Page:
whit·tle (wĭtl, hwĭtl)
v. whit·tled, whit·tling, whit·tles
a. To cut small bits or pare shavings from (a piece of wood).
b. To fashion or shape in this way: whittle a toy boat.
2. To reduce or eliminate gradually: whittled down the debt by making small payments.
To cut or shape wood with a knife.
[From Middle English whyttel, knife, variant of thwitel, from thwiten, to whittle, from Old English thwītan, to strike, whittle down.]
The American Heritage® Dictionary of the English Language, Fifth Edition copyright ©2020 by Houghton Mifflin Harcourt Publishing Company. All rights reserved.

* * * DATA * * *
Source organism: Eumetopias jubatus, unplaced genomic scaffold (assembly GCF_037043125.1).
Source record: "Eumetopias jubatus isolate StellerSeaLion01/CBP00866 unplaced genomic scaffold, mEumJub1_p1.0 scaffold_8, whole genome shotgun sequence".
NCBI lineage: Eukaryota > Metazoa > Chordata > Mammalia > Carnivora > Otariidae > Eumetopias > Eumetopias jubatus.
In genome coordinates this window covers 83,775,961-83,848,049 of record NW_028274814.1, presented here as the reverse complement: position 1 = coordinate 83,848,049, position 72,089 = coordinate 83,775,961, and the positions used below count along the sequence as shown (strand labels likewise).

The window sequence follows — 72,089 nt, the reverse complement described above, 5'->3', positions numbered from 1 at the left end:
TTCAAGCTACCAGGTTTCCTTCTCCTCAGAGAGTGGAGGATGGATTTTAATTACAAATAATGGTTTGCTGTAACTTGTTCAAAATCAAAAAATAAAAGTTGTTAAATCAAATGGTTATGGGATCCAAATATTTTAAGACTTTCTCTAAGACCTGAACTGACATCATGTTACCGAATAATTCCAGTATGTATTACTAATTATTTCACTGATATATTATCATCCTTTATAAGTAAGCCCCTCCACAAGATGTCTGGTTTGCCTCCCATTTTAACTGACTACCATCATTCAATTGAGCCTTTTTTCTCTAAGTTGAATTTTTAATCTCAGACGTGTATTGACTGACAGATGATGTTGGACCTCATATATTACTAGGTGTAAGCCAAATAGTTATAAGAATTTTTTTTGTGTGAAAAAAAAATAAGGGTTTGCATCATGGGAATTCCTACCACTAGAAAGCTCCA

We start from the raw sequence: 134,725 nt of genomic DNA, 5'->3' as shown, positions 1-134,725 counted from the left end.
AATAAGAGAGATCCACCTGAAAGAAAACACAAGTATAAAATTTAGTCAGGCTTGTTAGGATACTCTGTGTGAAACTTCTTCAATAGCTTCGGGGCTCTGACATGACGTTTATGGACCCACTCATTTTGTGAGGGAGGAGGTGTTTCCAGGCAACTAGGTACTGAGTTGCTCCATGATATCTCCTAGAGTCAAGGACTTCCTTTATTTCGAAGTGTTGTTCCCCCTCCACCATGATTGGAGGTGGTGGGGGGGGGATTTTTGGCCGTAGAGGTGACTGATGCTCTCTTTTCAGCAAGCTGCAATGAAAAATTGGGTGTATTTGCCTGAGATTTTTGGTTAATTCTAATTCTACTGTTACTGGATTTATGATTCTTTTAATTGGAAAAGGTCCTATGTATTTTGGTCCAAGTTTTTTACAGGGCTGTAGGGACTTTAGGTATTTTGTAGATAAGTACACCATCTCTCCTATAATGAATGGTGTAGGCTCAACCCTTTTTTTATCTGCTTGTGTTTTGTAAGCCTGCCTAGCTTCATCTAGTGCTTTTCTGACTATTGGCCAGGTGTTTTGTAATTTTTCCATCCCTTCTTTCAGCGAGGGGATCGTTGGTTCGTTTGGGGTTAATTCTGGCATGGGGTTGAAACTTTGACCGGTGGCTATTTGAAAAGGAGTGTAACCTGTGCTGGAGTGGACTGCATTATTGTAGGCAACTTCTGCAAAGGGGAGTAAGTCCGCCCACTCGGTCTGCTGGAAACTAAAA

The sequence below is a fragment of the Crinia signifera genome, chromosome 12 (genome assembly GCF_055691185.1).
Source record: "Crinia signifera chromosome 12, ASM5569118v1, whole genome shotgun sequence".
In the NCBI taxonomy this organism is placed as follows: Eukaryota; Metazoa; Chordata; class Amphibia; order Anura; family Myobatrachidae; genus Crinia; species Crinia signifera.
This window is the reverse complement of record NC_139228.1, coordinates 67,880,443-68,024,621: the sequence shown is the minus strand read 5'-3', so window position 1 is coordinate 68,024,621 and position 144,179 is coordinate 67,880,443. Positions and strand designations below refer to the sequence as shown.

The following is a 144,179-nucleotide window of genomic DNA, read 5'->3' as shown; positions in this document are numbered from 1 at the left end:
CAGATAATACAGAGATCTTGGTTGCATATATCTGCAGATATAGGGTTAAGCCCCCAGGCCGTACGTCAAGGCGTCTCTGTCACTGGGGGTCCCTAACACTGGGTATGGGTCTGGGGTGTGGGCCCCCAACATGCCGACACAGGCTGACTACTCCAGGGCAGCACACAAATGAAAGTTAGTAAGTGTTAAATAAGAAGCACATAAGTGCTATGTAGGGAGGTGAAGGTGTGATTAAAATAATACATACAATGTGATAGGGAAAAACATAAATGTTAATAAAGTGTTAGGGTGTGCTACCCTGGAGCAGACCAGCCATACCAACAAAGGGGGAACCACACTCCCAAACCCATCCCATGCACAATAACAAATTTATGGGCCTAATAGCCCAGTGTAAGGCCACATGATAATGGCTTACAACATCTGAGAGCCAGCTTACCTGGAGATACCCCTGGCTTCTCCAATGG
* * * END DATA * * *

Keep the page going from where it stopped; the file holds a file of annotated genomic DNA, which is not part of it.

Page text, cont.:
Indo-European & Semitic Roots Appendices
Thousands of entries in the dictionary include etymologies that trace their origins back to reconstructed proto-languages. You can obtain more information about these forms in our online appendices:
The Indo-European appendix covers nearly half of the Indo-European roots that have left their mark on English words. A more complete treatment of Indo-European roots and the English words derived from them is available in our Dictionary of Indo-European Roots.